Earlier this year, a company by the name of HuvrTech emerged online with the promise of real-life, Back to the Future-inspired hoverboards for sale by this Christmas. HuvrTech supported their groundbreaking proclamation with video of musicians like Moby and Best Coast riding majestically through the air. Director Robert Zemeckis’ glorious vision of the future, it seemed, had at last been delivered onto us.
Like so much on the Internet, though, it all turned out to be just another ginormous promotional campaign, and our hopes for the future were dashed. (Not unlike how Marty McFly’s were dashed when he found out his father was a nervous pervert as a teenager.) From that disappointment, though, comes renewed promise, as another, decidedly real company has created an actual, functional hoverboard.
As Engadget points out, the California-based startup Aryn Pax is currently crowdfunding its Hendo Hoverboard, “a self-powered, levitating platform with enough power to lift a fully grown adult.” The board works quite similarly to MagLev trains, meaning it uses electromagnetic technology to repel and then float above non-ferrous metals like aluminum and copper. The current version of the Hendo can support up to 300 pounds, while the final product will reportedly hold up to 500 pounds.
Unfortunately, as the folks at Engadget found out, you won’t exactly be able to outmaneuver bullies in a futuristic city square while atop your Hendo. Instead, as the device is without a functioning propulsion system, it just sort of floats around. However, Arx Pax CEO Greg Henderson said the company is at work on some sort of propulsive engine. In the meantime, he explained that leaning on one side convinces the board “to rotate and drift in the desired direction.” Thanks to a complete lack of friction, which normally gives riders an idea of how much pressure to exert, the board does have a tendency to spin wildly out of control.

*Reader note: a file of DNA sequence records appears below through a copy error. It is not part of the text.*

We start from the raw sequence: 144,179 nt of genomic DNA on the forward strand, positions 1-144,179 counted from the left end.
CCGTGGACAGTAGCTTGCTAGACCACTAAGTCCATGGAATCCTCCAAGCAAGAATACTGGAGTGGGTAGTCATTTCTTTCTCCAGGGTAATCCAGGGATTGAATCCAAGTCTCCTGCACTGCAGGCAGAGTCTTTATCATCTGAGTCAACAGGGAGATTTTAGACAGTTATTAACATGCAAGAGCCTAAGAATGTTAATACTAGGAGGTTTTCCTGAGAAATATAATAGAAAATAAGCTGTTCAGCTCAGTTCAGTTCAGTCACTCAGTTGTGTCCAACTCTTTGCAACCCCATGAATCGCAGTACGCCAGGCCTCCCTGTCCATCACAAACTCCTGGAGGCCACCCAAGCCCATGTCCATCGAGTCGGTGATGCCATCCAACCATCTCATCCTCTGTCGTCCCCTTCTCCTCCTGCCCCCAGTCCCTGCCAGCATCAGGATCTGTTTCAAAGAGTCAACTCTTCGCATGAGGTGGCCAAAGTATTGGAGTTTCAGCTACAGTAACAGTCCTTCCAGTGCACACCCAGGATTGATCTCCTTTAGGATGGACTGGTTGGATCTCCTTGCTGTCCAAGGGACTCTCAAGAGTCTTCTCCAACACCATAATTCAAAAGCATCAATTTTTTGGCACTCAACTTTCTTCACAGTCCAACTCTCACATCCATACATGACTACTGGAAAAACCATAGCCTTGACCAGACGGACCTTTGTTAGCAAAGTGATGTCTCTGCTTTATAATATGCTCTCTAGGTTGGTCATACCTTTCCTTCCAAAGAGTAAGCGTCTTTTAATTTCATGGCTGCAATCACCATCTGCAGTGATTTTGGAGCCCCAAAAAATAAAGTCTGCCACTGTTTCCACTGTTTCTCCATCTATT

Of course, those limitations makes sense, given that the Hendo’s original design has less to do with transportation and more to do with architecture. “It came from the idea of hovering a building out of harm’s way,” Henderson said. “If you can levitate a train that weighs 50,000 kilograms, why not a house?” He added that the goal of moving actual buildings is quite a ways away, and the company is currently just trying to understand the scope of the technology before “getting it in the hands of engineers with big ideas.”
The Hendo Kickstarter page has already reached $69,000 of its $250,000 goal, with the campaign ending December 15th. Incentives for the project range from $100 for a five-minute ride to $1,000 for an hour-long private coaching session. Arx Pax is also offering the “White Box”: $299 will get you a Hendo engine to design your very own hover-related project.
Got $10,000 to drop? That’ll buy you very own Hendo board, with an expected deliver date of 10/21/2015 (aka the very day Marty McFly arrives in the future). Head here to contribute.
Below, watch the Hendo board in action. Then, contemplate what could be with the hoverboard scene from Back to the Future.